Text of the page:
COLUMBIA, Mo. (AP) Missouri football coach Gary Pinkel tells his players that wins in November will be remembered.
With only one Southeastern Conference loss, the Tigers (6-2, 3-1) sit a half-game behind Georgia in the Eastern Division with four games left. Last year, the team went 4-0 in November to clinch the division in just its second season in the league.
''This is the time when it's about championships,'' Pinkel said.
Missouri opens the final third of this season by hosting Kentucky (5-3, 2-3) on Saturday before a week off and trips to Texas A&M and Tennessee. The Tigers then finish back at home on the day after Thanksgiving against Arkansas.
Despite its remaining opponents having a combined 4-14 record in the SEC, the team knows it needs more consistency on offense to replicate its success from 2013.
The Tigers rank 13th in the league with 331.4 total yards per game but took a step forward after gaining 385 against Vanderbilt in a 24-14 win last Saturday. Missouri totaled just 266 yards in its previous two weeks combined.
There were questions about confidence when the offense only scored one touchdown in that two-game period, with quarterback Maty Mauk receiving the bulk of attention. The sophomore completed 11 of 23 passes for 141 yards against the Commodores, including a 25-yard toss to receiver Bud Sasser in the corner of the end zone with two minutes remaining.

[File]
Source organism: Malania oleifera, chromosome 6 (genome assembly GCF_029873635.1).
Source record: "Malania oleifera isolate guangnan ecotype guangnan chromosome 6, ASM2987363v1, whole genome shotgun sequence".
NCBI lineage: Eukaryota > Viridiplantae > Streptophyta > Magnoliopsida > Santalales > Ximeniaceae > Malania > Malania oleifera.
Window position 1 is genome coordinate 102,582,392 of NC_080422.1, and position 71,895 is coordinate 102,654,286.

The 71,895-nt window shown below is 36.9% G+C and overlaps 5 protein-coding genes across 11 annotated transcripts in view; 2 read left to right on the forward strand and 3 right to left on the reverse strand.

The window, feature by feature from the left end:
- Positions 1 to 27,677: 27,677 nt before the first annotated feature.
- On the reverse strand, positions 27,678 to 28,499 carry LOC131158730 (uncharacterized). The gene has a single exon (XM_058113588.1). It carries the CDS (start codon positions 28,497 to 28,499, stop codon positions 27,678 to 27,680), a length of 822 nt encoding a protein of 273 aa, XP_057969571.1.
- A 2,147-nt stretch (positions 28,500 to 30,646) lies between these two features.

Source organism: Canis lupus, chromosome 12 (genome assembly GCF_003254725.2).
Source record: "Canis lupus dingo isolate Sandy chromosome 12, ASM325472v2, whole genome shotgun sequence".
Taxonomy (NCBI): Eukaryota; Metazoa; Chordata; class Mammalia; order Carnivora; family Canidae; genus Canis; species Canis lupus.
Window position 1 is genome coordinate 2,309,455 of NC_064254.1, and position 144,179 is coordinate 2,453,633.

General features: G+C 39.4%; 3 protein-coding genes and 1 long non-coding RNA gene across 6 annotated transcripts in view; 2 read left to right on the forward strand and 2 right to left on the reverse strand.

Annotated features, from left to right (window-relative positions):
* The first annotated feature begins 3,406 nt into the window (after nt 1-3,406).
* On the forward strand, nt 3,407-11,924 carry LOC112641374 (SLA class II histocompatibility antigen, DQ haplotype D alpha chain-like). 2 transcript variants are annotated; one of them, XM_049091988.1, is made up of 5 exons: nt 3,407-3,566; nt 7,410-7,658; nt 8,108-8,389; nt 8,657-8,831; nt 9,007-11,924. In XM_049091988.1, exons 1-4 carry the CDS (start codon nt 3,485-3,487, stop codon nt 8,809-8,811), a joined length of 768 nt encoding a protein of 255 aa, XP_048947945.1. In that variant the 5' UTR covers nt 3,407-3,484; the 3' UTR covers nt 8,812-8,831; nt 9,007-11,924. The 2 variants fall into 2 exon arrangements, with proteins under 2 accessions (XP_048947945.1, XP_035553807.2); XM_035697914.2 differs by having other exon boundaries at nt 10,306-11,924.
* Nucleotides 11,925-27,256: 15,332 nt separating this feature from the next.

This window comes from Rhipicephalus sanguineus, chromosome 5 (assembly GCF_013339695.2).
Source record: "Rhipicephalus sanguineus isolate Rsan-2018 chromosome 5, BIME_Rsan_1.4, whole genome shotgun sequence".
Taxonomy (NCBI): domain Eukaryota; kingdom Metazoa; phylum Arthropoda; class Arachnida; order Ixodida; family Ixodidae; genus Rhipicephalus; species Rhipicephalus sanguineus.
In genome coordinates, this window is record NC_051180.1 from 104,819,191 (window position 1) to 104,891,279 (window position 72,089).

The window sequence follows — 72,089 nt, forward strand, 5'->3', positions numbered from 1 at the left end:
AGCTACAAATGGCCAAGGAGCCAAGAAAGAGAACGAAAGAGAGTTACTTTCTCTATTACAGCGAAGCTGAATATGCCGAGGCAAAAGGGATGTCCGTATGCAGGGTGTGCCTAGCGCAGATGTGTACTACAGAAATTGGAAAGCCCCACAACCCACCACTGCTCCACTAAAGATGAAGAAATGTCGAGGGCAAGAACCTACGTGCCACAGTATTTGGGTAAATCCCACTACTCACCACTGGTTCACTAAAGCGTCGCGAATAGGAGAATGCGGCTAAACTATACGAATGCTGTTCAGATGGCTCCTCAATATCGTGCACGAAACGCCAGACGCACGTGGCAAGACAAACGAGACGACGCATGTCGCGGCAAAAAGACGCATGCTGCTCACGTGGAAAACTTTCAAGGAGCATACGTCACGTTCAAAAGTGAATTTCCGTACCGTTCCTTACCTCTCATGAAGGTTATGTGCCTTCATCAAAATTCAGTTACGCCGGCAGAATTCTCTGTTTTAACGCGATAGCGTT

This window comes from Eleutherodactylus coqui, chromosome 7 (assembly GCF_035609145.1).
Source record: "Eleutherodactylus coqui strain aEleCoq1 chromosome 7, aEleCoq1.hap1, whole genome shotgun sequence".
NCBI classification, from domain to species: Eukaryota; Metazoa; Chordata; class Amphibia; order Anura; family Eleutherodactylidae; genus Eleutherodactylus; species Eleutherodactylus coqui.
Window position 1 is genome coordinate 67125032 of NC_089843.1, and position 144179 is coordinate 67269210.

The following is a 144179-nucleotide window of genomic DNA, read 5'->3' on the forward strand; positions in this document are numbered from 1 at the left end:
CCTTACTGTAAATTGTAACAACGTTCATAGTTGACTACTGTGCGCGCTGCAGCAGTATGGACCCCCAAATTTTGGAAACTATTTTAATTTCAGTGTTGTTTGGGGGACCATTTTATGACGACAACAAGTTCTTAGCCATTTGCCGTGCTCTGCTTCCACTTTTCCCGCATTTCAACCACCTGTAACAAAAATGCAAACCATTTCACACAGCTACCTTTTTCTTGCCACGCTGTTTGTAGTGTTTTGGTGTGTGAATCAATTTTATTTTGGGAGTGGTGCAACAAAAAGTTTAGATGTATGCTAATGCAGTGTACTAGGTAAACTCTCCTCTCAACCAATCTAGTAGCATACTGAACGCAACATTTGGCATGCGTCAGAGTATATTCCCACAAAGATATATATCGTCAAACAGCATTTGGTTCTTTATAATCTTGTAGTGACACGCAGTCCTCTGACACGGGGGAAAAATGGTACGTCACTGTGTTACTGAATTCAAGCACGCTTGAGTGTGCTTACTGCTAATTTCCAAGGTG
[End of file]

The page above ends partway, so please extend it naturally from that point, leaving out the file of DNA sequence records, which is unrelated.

Mauk only threw for 20 yards at Florida on Oct. 18, describing the outing as ''frustrating.''
''Did any day I walk out there and feel like, `Oh, man, he's fragile like he's on eggshells?' I never felt that way about Maty,'' offensive coordinator Josh Henson said. ''That's just not Maty Mauk. That's not who he is as a person.''
Missouri nonetheless relied on its rushing attack against Vanderbilt, using 46 rushes compared to 23 passing attempts. Running backs Marcus Murphy and Russell Hansbrough ran 93 and 87 yards, respectively.
The Tigers retained possession for more than 31 minutes, the first time in four games they held the ball longer than their opponent. They also committed 14 penalties for 100 yards. Henson insisted the team is taking a week-by-week approach, and that the game plan isn't necessarily to become a run-oriented spread offense.
In any event, the offensive side only needs to look at the team's defense for motivation. Despite a 34-0 setback to Georgia on Oct. 11, the Tigers lead the SEC with 4.1 yards allowed per play in the conference.
Sophomore linebacker Michael Scherer ranks third in the league with 70 tackles this season and says the unit tried to complicate matters earlier in the season before teammates started focusing on simply where they needed to be on the field.
Up front, defensive ends Golden and Shane Ray have combined for 14 sacks and 23 tackles for loss. While Ray acknowledges that the offense ''needs a little bit of help sometimes,'' Golden says statistics can't predict the team's performance in November.
''This is when you finish,'' Pinkel said. ''If you're a competitor, this should just fire you up. This is the position you want to be in. I know I'm ready.''